I found the following individuals to be succinct on the topic of women dressing in men’s clothing; don’t even need to add anything:
“Never for one second while wearing men’s clothing or any other type of clothing, do I feel like I want to be a man. There is nothing about becoming a heterosexual man that is in any way appealing to me. I wear ‘men’s clothing’ because I like the aesthetic. I feel
sexier in a button-down and a bow-tie than I ever have in a dress. I am drawn to men’s clothing because it allows me to be in control of how my body and person are perceived.
In men’s clothing, no one has visual ownership of my curves, breasts, behind, or any other part of my body. (Why do we have to gender items of clothing so hard anyway?) Like calm
down everyone, the world isn’t going to spin out of the galaxy. They’re just clothes.” – Gabrielle Rivera
“What makes a men’s shirt a men’s shirt and not a women’s shirt? What exactly is the difference? If it’s the cut, shouldn’t I shop for what cut fits my body best? So if I choose a shirt that’s cut to fit my body best, and it happens to be from the J. Crew men’s department, does that mean I’m trying to make the world believe I’m a man?
No. It means I choose to wear clothing that fits my body the way I was born. What makes a tie or a bowtie ‘men’s’? Is it because historically they were only worn by men? Historically we also wore wool bathing suits! Historically doesn’t matter anymore. Ties don’t belong to men. Ties are an accessory–just like a scarf, watch or belt–that don’t have a gender. Once you de-gender-ize clothing, all you see is a person.” – LK Weiss
Plus, boxers are comfy.
It’s cold. The appropriate weather for this post I warrant.
The scent was prevalent in the air, tickled my nose and senses into awareness. I groggily opened my eyes and found my mouth smooshed up against her left cheek. There was a patch of drool on it too. Oops I gingerly wiped it off so as to not disturb her sleep. Her mouth was slightly open and her chest rose and fell gently with every breath she took. Her skin smelt like sleep and rosewater. I stealthily pushed my nose into her hair and snorted in the scent of the coconut oil product she used. I looked to see if my snuffling had woken her up. It had. She stared at me for a few seconds before leaning forward and licking the side of my cheek.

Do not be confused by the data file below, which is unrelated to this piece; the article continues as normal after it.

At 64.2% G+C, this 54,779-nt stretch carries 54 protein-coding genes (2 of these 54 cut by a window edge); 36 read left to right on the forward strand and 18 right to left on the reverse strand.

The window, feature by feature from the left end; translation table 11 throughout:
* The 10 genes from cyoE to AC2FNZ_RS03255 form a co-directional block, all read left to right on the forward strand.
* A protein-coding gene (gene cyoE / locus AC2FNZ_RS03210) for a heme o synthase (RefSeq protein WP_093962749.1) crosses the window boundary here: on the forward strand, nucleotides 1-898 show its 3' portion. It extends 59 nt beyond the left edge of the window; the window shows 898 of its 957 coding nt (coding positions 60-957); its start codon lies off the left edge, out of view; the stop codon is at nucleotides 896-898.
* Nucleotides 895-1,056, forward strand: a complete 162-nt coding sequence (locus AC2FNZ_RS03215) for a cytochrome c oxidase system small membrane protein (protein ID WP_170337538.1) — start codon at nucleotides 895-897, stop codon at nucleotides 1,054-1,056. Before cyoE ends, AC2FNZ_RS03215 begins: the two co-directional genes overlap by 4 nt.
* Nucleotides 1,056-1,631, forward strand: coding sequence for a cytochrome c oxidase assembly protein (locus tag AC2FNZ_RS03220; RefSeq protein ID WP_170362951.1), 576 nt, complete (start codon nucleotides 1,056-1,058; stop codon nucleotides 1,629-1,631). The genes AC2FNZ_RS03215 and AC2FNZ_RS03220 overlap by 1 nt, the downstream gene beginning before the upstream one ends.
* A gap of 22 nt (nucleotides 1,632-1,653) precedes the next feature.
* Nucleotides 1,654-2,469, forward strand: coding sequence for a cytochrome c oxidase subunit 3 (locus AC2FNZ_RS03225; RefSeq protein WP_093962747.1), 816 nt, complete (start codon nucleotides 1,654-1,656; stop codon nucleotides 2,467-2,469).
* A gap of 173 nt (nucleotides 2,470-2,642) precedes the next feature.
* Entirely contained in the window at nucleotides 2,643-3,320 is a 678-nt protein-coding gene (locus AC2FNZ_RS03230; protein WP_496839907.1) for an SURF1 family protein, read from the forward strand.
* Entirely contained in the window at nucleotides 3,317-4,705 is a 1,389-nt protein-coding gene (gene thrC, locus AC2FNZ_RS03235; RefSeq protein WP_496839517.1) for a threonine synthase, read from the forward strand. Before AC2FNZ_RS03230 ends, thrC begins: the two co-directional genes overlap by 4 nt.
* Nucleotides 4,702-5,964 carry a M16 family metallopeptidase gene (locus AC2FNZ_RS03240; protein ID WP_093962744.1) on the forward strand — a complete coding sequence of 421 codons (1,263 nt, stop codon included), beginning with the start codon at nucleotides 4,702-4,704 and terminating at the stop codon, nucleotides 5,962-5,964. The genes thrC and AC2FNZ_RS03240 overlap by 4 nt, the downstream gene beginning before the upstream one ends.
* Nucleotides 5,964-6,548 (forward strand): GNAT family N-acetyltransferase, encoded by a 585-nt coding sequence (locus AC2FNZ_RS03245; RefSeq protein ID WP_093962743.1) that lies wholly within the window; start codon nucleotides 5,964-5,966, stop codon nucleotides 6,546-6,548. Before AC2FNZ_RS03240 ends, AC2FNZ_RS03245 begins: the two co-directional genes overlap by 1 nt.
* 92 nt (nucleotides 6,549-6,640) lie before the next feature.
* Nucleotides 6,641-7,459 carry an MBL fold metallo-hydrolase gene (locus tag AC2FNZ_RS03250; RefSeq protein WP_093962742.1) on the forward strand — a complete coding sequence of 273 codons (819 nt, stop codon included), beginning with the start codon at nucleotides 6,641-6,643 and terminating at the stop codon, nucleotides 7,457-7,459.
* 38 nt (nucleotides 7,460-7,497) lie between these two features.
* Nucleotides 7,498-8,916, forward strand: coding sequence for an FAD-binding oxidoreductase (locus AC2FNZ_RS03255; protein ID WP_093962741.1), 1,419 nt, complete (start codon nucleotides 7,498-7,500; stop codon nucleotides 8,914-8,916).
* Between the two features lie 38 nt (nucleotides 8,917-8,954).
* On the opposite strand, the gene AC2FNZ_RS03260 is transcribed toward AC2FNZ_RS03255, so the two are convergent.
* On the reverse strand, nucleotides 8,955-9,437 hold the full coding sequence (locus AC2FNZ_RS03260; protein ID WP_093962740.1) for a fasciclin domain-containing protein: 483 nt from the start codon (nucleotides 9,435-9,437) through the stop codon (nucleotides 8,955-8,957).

My face impassive I asked, “Marmozets or Modern Day Escape?”
“Marmozets”, she replied in a sleepy cuddly voice. “Also, why’d you stop sniffing my hair? Resume.”
With that said, she rolled onto me and positioned her head below my chin.
Originally posted on Shawn L. Bird:
a stunned staring
with a grin that expands
from mouth to feet
’til even toes are smiling
as kindly sharing
from then to now
’til familiarity leads
transcending miles and
knowing paths will cross
International Women’s Day Celebrations: Sauti za Mabinti, Mar. 8 2014 @ Alliance Française Auditorium
Originally posted on Nairobi Now :: arts, culture and events:
Date: March 8, 2014
Venue: Alliance Française Auditorium
SAUTI ZA MABINTI
Young women artists come together in a two-part production bringing to stage a diversity of artistic skills in performance poetry, spoken word, femcee, hip hop, rap, neo-soul and afro-fusion.
Kike Tele, an initiative that collects and tells stories about women, presents ‘The Edge of Womanhood’. The show is a performance piece scripted poetically that explores different stereotypes of women revealing the fallacy of stereotypes.
Performers include: Mwende Ngao, Rein, Raya, Amare Poete, Namatsi Lukoye.
Sauti za Mabinti is a platform to empower and promote young female artists.
‘The Phenomenal Women’ will be emceed by Anitah Raey, poet and presenter with Ghetto radio on the NiajeNiaje.
Performers will include: Her-She, Latisha aka Laty, Shikow Femi One, Samantha M-ill, Vivian Kenya, Basilica Wairimu ‘Taamic’, Lilian Ayanga aka Pluto and Judy Ogake aka Sugar.